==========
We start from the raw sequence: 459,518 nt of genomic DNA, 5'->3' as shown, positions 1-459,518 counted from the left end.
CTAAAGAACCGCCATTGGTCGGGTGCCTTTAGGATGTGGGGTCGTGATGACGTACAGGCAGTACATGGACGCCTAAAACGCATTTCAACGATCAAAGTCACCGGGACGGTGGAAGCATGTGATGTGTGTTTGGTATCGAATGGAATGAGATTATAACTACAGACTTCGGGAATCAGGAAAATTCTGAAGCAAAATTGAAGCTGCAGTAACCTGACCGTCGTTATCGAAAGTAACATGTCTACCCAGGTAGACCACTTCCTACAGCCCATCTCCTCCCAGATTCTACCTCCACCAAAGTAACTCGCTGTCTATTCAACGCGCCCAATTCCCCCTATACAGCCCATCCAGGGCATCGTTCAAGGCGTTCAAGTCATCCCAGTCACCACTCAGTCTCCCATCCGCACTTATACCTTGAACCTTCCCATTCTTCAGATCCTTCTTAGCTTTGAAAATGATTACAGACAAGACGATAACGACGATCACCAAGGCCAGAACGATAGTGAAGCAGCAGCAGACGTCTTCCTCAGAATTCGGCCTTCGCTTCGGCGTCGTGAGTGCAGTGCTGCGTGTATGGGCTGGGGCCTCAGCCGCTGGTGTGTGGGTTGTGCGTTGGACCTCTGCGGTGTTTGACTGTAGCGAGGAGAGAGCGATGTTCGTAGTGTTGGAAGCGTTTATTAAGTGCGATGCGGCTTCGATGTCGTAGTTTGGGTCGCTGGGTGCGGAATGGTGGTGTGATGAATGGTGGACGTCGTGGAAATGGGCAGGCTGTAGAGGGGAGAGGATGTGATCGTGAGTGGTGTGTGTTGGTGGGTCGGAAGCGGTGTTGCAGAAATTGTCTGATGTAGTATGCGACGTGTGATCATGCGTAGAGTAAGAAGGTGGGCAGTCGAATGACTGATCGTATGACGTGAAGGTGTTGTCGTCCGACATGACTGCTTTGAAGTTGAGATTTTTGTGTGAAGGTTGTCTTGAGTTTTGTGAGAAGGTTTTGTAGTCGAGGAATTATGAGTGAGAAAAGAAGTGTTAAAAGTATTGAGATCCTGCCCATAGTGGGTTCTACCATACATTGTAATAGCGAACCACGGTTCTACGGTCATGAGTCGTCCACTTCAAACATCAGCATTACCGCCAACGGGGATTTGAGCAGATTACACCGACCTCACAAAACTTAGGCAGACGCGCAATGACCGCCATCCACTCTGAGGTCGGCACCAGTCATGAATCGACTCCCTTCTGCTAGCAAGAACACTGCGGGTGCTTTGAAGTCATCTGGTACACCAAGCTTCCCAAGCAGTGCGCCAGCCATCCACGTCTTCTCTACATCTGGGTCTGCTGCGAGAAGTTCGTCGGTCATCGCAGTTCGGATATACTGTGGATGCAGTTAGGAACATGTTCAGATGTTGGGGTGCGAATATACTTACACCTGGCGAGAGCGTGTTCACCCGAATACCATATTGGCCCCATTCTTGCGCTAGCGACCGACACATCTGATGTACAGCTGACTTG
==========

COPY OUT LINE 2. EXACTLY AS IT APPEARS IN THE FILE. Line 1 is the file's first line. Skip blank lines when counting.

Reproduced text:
CTAAAGAACCGCCATTGGTCGGGTGCCTTTAGGATGTGGGGTCGTGATGACGTACAGGCAGTACATGGACGCCTAAAACGCATTTCAACGATCAAAGTCACCGGGACGGTGGAAGCATGTGATGTGTGTTTGGTATCGAATGGAATGAGATTATAACTACAGACTTCGGGAATCAGGAAAATTCTGAAGCAAAATTGAAGCTGCAGTAACCTGACCGTCGTTATCGAAAGTAACATGTCTACCCAGGTAGACCACTTCCTACAGCCCATCTCCTCCCAGATTCTACCTCCACCAAAGTAACTCGCTGTCTATTCAACGCGCCCAATTCCCCCTATACAGCCCATCCAGGGCATCGTTCAAGGCGTTCAAGTCATCCCAGTCACCACTCAGTCTCCCATCCGCACTTATACCTTGAACCTTCCCATTCTTCAGATCCTTCTTAGCTTTGAAAATGATTACAGACAAGACGATAACGACGATCACCAAGGCCAGAACGATAGTGAAGCAGCAGCAGACGTCTTCCTCAGAATTCGGCCTTCGCTTCGGCGTCGTGAGTGCAGTGCTGCGTGTATGGGCTGGGGCCTCAGCCGCTGGTGTGTGGGTTGTGCGTTGGACCTCTGCGGTGTTTGACTGTAGCGAGGAGAGAGCGATGTTCGTAGTGTTGGAAGCGTTTATTAAGTGCGATGCGGCTTCGATGTCGTAGTTTGGGTCGCTGGGTGCGGAATGGTGGTGTGATGAATGGTGGACGTCGTGGAAATGGGCAGGCTGTAGAGGGGAGAGGATGTGATCGTGAGTGGTGTGTGTTGGTGGGTCGGAAGCGGTGTTGCAGAAATTGTCTGATGTAGTATGCGACGTGTGATCATGCGTAGAGTAAGAAGGTGGGCAGTCGAATGACTGATCGTATGACGTGAAGGTGTTGTCGTCCGACATGACTGCTTTGAAGTTGAGATTTTTGTGTGAAGGTTGTCTTGAGTTTTGTGAGAAGGTTTTGTAGTCGAGGAATTATGAGTGAGAAAAGAAGTGTTAAAAGTATTGAGATCCTGCCCATAGTGGGTTCTACCATACATTGTAATAGCGAACCACGGTTCTACGGTCATGAGTCGTCCACTTCAAACATCAGCATTACCGCCAACGGGGATTTGAGCAGATTACACCGACCTCACAAAACTTAGGCAGACGCGCAATGACCGCCATCCACTCTGAGGTCGGCACCAGTCATGAATCGACTCCCTTCTGCTAGCAAGAACACTGCGGGTGCTTTGAAGTCATCTGGTACACCAAGCTTCCCAAGCAGTGCGCCAGCCATCCACGTCTTCTCTACATCTGGGTCTGCTGCGAGAAGTTCGTCGGTCATCGCAGTTCGGATATACTGTGGATGCAGTTAGGAACATGTTCAGATGTTGGGGTGCGAATATACTTACACCTGGCGAGAGCGTGTTCACCCGAATACCATATTGGCCCCATTCTTGCGCTAGCGACCGACACATCTGATGTACAGCTGACTTG